#34  
Old 02-16-20, 02:20 PM
lawrosa's Avatar
Super Moderator
Join Date: Dec 2010
Location: Galivants Ferry SC USA
Posts: 18,023
Received 41 Votes on 36 Posts
I dont know what the issue is... Replacing that PRV is an easy task. There is a union and male adapters there already.

And if you turn the water off at the street and replace gate valve its somewhat easier..

Backflow at the meter is a requirement in most municipalitys today..
 
  #35  
Old 02-16-20, 06:19 PM
Member
Join Date: Apr 2015
Location: USA
Posts: 377
Received 10 Votes on 9 Posts
I think he mentioned in an earlier post there is no issue with the union, however there is not enough room around the prv to rotate it in order to unscrew it from the male copper pipe connection, so he believes cutting the pipe above is his only solution.
 
  #36  
Old 02-16-20, 08:48 PM
lawrosa's Avatar
Super Moderator
Join Date: Dec 2010
Location: Galivants Ferry SC USA
Posts: 18,023
Received 41 Votes on 36 Posts
Cut the top part off to retain the male adapter. Turn out whats remaining of the PRV.'

then install this. Its ordered with two unions.

Install both unions threaded on male adapters... done.


Looks like you need about 4-5" between male adapters to fit.

https://www.watts.com/products/plumb...lves/lfn55b-m1

https://www.watts.com/dfsmedia/0533d.../ES-LFN55B.pdf
 
  #37  
Old 02-18-20, 09:33 AM
Member
Thread Starter
Join Date: Jan 2020
Posts: 40
Received 0 Votes on 0 Posts
That is a good idea. The only thing structural is the 2x4 to the left of the purple cutout hole as it goes from floor to ceiling. I don't want to cut that because a cabinet and a shelf are supported by it. It should be easy to cut through that brass, or maybe we could even take the screws out and that cover to make it smaller so it can rotate in there. Hopefully a new PRV with unions on both ends will fit in that space. I am having a plumber come out tomorrow.
 
  #38  
Old 02-20-20, 10:01 AM
Member
Thread Starter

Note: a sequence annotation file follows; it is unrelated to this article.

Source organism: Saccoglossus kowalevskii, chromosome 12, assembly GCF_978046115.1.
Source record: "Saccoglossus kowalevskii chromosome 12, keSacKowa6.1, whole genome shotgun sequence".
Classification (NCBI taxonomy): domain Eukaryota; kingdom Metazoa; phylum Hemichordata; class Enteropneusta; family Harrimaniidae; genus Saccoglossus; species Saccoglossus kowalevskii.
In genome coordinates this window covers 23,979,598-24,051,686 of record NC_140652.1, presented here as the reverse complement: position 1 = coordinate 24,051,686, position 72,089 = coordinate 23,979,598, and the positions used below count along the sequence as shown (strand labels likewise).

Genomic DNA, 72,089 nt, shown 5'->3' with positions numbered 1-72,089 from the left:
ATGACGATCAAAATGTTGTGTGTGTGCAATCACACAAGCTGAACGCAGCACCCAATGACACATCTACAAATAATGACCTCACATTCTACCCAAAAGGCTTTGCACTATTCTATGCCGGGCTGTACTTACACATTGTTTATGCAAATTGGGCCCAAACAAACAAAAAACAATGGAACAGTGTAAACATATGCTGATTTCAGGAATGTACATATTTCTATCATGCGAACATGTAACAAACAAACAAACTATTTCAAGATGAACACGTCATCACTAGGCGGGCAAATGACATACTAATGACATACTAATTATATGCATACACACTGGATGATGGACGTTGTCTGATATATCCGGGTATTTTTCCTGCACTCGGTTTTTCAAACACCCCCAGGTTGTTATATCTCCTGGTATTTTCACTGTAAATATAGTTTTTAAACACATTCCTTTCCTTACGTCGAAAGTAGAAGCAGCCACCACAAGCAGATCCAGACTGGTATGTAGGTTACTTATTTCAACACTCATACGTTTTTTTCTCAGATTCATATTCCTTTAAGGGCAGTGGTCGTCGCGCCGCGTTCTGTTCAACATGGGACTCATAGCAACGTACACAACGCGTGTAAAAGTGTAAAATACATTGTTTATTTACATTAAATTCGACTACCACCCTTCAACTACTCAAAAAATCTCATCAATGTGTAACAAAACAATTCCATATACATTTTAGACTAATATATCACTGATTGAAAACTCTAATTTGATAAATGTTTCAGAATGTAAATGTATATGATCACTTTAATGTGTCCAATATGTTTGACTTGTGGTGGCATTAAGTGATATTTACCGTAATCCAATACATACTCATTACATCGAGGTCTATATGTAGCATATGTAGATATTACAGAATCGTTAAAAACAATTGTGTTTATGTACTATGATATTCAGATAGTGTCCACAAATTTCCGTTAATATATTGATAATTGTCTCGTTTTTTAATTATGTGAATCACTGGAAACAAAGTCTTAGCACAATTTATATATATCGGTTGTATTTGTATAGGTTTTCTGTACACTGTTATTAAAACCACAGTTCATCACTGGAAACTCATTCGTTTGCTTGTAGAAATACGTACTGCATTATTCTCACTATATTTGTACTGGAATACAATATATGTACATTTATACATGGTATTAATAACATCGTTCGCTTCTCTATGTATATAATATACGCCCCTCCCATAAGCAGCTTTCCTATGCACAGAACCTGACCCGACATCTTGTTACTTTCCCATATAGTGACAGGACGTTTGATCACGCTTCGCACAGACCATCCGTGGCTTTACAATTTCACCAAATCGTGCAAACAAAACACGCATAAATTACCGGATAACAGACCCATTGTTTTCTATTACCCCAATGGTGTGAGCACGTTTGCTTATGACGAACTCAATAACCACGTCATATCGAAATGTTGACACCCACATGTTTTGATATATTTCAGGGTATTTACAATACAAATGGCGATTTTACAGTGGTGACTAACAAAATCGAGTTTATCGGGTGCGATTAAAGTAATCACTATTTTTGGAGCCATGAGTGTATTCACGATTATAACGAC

Join Date: Jan 2020
Posts: 40
Received 0 Votes on 0 Posts
Well I got one bid for $1100 to rework all that. He would cut off at the gate valve, run a pipe through the stud to the left and put the PRV there so it is accessible in the future, then route the pipe back and tie into below the 1/2 inch lines (if there is enough room). If there isn't he would just tap those 1/2 inch lines up higher. It was $1300 to include replacing that valve with a ball valve. I have someone else coming out today so I'll see what they say.
 
  #39  
Old 02-20-20, 11:14 AM
Member
Join Date: Apr 2015
Location: USA
Posts: 377
Received 10 Votes on 9 Posts
Extra $200 to replace a $10 ball valve and 10 minutes of work, while he's already there doing the other work....Yikes!
 
  #40  
Old 02-22-20, 06:11 PM
Member
Thread Starter
Join Date: Jan 2020
Posts: 40
Received 0 Votes on 0 Posts
I found someone else to do it all for $900. I just wanted to get it done. It may have solved the hot water tank issue as well because we ran laundry all day, showers, and the dishwasher and all of that hot water would have had the TPR dripping all day. Today while I was down there working, I heard the TPR pop open once and just let one shot of water out but other than that, nothing. Looks like most of that had to do with the pressure rather than the expansion. I will still get a new tank soon and put an expansion tank on it. The washing machine runs better too with out the water hammer when it first starts up.
 
Reply

Posting Rules
You may not post new threads
You may not post replies
You may not post attachments
You may not edit your posts

BB code is On
Smilies are On
[IMG] code is On
HTML code is Off
Trackbacks are Off
Pingbacks are Off
Refbacks are Off


Thread Tools
Search this Thread
 
Ask a Question
Question Title:
Description:
Your question will be posted in: